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Monday, May 23, 2016

Egypt Centre, Swansea: Bes the watery deity of betwixt and between
Carolyn Graves-Brown wrote:
Bes the watery deity of betwixt and between Carrying on from last week's post on Bes [1] and masking, I thought I would explore some ideas on the Bes entity, as a deity associated with water. This seems to be related to his association with the marsh land and the myth of The Return of the Distant One [2].  

First the water connection: 
We have in the Egypt Centre a Horus stela, or cippus, AB110. This is it: You can find out more about it generally on our YouTube video or here. It shows the god Horus the Child (Harpocrates) holding snakes and standing on crocodiles. Above him is the mask of Bes. The cippus is associated with water. Some large Horus stelae from temples, for example the stela of Djedher the Saviour, from Athribis, now in Cairo Museum (accession number 46341; Jelinkova-Reymond 1956), have basins to collect water, which it is assumed was used in healing or protection rites. On cippi, Horus the Child is depicted defeating animals of the water such as crocodiles. I return to this point below. Several cippi have spells against dangerous water animals. For example, one of the most well-known cippi, the 30th Dynasty Metternich stela in the Metropolitan Museum of Art, New York (accession number 50.85) includes the story of Horus in Marsh. 

Bes's watery connection is not only cippi related. From the New Kingdom he is associated with the part hippopotamus goddess Taweret (known variously as Opet, Reret, Isis, etc.). The pair are frequently shown together on Divine Birth scenes, on bed legs (see Egypt Centre W2052). Taweret is a goddess of the marshes. On The Metternich Stela, when in the marshes, Horus was said to be under the protection of various deities including ‘The Great Dwarf’. On the same stela, Isis tells her son Horus that a ‘sow and a dwarf’ were his protectors (Borghouts 1978, 70). The sow might be Taweret and the dwarf could be Bes. Hippopotami were known by the Egyptians as ‘water pigs’ (Reret means sow; more on piggishness of Taweret here). Taweret is also associated withthe story of the Return of the Distant One (Darnell 1995, 90–91). One might also add that Bes's sometime pendulous breasts link him with both Taweret and the Nile god, Hapy.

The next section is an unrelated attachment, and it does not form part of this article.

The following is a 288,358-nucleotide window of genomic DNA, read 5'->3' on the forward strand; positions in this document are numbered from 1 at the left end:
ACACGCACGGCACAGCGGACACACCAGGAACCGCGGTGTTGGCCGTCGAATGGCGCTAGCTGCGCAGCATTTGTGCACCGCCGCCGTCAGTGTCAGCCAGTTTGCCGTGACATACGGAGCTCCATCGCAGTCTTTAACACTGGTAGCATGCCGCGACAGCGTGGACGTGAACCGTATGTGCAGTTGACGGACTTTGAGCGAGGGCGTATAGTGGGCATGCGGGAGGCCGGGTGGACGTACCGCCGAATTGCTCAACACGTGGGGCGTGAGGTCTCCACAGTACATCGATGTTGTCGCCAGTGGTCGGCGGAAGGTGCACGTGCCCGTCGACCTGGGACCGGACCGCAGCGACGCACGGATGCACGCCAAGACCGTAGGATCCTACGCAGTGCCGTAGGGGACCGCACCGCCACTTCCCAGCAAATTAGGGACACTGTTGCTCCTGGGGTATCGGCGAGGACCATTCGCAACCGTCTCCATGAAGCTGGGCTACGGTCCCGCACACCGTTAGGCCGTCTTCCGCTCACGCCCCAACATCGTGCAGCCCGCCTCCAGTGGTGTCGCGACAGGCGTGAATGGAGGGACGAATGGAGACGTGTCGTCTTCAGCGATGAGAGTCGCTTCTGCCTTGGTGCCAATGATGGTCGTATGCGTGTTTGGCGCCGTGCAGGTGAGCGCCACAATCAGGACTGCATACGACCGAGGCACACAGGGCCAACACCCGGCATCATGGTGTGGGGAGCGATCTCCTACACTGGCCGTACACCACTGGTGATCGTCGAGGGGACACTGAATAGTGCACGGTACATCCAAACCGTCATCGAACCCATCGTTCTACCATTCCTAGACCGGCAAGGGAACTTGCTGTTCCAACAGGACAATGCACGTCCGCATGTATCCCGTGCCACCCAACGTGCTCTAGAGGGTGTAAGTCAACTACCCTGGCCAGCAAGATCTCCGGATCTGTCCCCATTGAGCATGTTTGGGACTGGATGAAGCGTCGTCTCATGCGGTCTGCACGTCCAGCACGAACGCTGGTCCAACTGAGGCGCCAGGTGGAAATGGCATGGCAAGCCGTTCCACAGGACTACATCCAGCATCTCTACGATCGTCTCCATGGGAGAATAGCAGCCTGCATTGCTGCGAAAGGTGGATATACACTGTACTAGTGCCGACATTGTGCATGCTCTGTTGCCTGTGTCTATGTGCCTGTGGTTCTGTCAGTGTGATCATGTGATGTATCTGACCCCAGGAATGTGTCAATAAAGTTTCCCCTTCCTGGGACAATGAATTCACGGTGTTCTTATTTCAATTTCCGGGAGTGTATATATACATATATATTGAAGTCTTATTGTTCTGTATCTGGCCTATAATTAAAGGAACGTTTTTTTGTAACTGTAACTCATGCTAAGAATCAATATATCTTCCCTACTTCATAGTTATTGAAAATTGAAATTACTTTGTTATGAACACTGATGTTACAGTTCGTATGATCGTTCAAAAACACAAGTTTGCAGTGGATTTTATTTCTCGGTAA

Bes and Taweret Bed legs

But, Bes also has his own marsh connections. He appears on 22nd–25th Dynasty votive beds in marsh scenes (Vesco 2009;Teeter 2010). It has been stated that such votive beds were associated with female rebirth but also with the Inundation and the story of the Return of the Distant One, Hathor and the Plucking the Papyrus ritual (the Plucking of the Papyrus ritual is associated with Hathor. Bes's connection with it might help explain why he appears on sistra (e.g. Egypt Centre W553), apart from his interest in music. The rustling of the papyrus was said to sound like the ancient Egyptian word for a sistrum, seseshet)The Metropolitan Museum of Art has an amulet dating from the 27th–30th Dynasties with a Bes head one side and Isis and Horus in the marshes on the other (Met. Mus. of Art 42.5.19). The associated with the Return of the Distant One may in part explain Bes’ associated with Shu. Not only are both thought of as being between heaven and earth, but Shu is one of the deities sometimes credited with bringing back the Distant Goddess. By the Graeco-Roman Period, Bes is well known to dance at the return of the Distant Goddess (Darnell 1995, 91; Richter 2010, 155–166; Barrett 2011, 274).